Britain woke up yesterday morning facing a post Brexit vote hangover of massive proportions. It will take years for the British government to negotiate an exit from the European Union and the transition period will generate a great deal of uncertainty.
The withdrawal of the UK from the European Union will touch almost every facet of British life, soccer included.
Here is a snapshot of how soccer will – or may – be impacted by Thursday’s decision of the British electorate to leave the European Union.
1. From now and until a full negotiated agreement is concluded British teams will be forced to deal with all the risks associated with uncertainty and volatility. This volatility will impact on all facets of operations including players, broadcasters, sponsors and the fan base.
2. The UK pound immediately dropped in value and it could drop more in the coming months. The devaluation means that any British club will have to pay more when quoted a price by a foreign club in any other currency than the pound. It also means that Premier League teams will become “less expensive” to potential foreign owners. By the same token existing foreign owners will see the value of their assets shrink until the pound recovers its pre-vote value.
3. Transfer fees are often staged and the drop in the pound will have a negative impact on finances if the club has not protected itself through some form of currency hedging.
4. The Premier League is about to start a new three-year cycle of broadcast deals. Domestic TV deals with BT and Sky should not be impacted directly. But any foreign deals quoted in currencies other than the UK pound could hurt the Premier League on account of the devaluation of the pound. Conversely any foreign broadcasters that committed to paying in pounds could see a significant saving if the pound remains in the dole drums.
5. Britain is awash with foreign players – both from the EU and others from non-EU countries. Any players that regularly take their earning offshore are going to experience an immediate hit as the pound will be worth less when converted to foreign currencies such as the dollar.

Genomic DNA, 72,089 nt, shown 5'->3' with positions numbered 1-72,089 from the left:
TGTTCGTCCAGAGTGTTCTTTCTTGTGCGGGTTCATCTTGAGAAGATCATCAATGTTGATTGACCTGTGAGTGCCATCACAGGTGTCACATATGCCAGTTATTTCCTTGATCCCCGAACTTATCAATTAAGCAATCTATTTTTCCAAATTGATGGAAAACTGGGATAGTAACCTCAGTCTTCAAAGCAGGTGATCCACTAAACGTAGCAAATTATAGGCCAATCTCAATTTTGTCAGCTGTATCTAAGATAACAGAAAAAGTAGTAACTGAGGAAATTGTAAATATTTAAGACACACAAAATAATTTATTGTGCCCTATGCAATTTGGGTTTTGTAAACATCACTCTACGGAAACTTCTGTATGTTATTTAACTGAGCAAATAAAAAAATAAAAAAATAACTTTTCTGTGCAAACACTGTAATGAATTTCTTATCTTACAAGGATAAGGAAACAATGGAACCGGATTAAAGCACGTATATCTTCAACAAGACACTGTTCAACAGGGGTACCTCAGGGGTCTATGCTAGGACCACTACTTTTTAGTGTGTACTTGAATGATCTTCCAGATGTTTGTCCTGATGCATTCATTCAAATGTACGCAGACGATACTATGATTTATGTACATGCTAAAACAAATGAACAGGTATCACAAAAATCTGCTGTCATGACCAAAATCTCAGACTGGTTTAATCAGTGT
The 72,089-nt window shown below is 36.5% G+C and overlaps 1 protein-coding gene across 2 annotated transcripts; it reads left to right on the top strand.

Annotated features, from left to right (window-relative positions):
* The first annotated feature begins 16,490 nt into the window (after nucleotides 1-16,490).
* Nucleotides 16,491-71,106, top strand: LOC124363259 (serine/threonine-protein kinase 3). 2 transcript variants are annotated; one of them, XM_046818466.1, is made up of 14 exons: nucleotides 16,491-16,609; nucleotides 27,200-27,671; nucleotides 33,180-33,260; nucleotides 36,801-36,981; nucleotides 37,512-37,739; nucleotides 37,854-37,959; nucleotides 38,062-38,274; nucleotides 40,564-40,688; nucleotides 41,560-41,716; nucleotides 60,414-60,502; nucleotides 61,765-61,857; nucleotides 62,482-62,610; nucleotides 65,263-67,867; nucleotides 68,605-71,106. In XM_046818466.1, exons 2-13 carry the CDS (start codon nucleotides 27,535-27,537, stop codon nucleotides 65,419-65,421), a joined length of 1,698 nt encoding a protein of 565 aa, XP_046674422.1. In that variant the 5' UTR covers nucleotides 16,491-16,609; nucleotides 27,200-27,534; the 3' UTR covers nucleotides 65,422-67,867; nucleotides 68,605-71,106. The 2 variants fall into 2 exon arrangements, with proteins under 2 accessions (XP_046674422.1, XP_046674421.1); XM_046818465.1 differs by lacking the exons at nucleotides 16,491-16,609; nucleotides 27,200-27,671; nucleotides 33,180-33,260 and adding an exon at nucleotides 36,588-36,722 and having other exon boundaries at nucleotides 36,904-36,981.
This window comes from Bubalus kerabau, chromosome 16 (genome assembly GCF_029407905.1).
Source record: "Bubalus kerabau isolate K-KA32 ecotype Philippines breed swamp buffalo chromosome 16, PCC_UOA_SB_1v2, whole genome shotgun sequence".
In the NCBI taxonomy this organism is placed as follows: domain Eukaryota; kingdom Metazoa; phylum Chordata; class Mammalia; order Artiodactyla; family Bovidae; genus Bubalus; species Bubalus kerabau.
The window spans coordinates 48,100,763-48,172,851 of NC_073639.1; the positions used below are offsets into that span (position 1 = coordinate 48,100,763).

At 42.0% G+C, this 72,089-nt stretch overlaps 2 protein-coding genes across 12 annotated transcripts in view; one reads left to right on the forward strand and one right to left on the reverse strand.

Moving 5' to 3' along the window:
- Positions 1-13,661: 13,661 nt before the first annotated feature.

6. The ability for players to move freely at the conclusion of their club contracts has been a fact since the EU ruled such over 20 years ago when it handed down the Bosman rule. The Bosman rule is a European Union law and it would no longer hold sway in Britain. However, in practice, it is difficult to see how the clock could be turned back, EU or no EU.
7. Up until the vote, EU players were free to sign for British teams. Non-EU players, including those from North America, faced a series of tests before qualifying for a work permit. The rules for non-EU players, in the short-term anyway, are unlikely to change.
For EU players it is almost certain that once the transition phase concludes and the UK has fully withdrawn from the EU, these players will be forced into the same process as non-EU players. Some of the initial rhetoric of “players losing their right to play” in the UK is excessive and over the top.
These players will just have to join the other less responsive and less timely line. Whichever process is finally put in place it is unlikely to impact players of great talent and reputation.
However, it will impact the EU players who have yet to prove themselves. An example would be the likes of French player N’Golo Kanté who arrived last summer at Leicester as a largely unknown player. Kanté morphed into a Premier League star as Leicester’s dream season evolved.
Would Manchester United have been able to sign a young Cristiano Ronaldo? In years to come these types of signing may not happen.
8. Premier League clubs spend a lot of money on scouting and recruiting European Union qualified youngsters for their Academy systems. That avenue will rapidly lead to a dead end. Conversely, the Premier League and others may be forced into developing “homegrown” talent, an area that many have accused them of neglecting.
9. British players plying their trade in other European Union leagues are relatively rare. It Nonetheless, British players, managers and coaches will, in the near future, no longer benefit from free movement to EU clubs. Many EU leagues restrict the number of non-EU players.
10. As the transition arrangements are negotiated there may be a temptation for the wealthy Premier League clubs to stockpile EU based players in the hope that they can negotiate a grandfather clause that might allow such players to slip under the work permit wire.
11. Last but not least, expect the words “salary cap ” and “Premier League” to become a hot topic. A few months ago the Premier League tweaked and then extended its “short term control measure” for another three years.
The short term measure is essentially a form of a soft salary cap. The short term measure is a carefully crafted mechanism to avoid contravening a core European Union regulation that guarantees the free movement of capital and labor.”Hard” salary caps run afoul of that EU principle.
With such a principle negated the Premier League and other UK leagues could move aggressively to institute hard salary caps.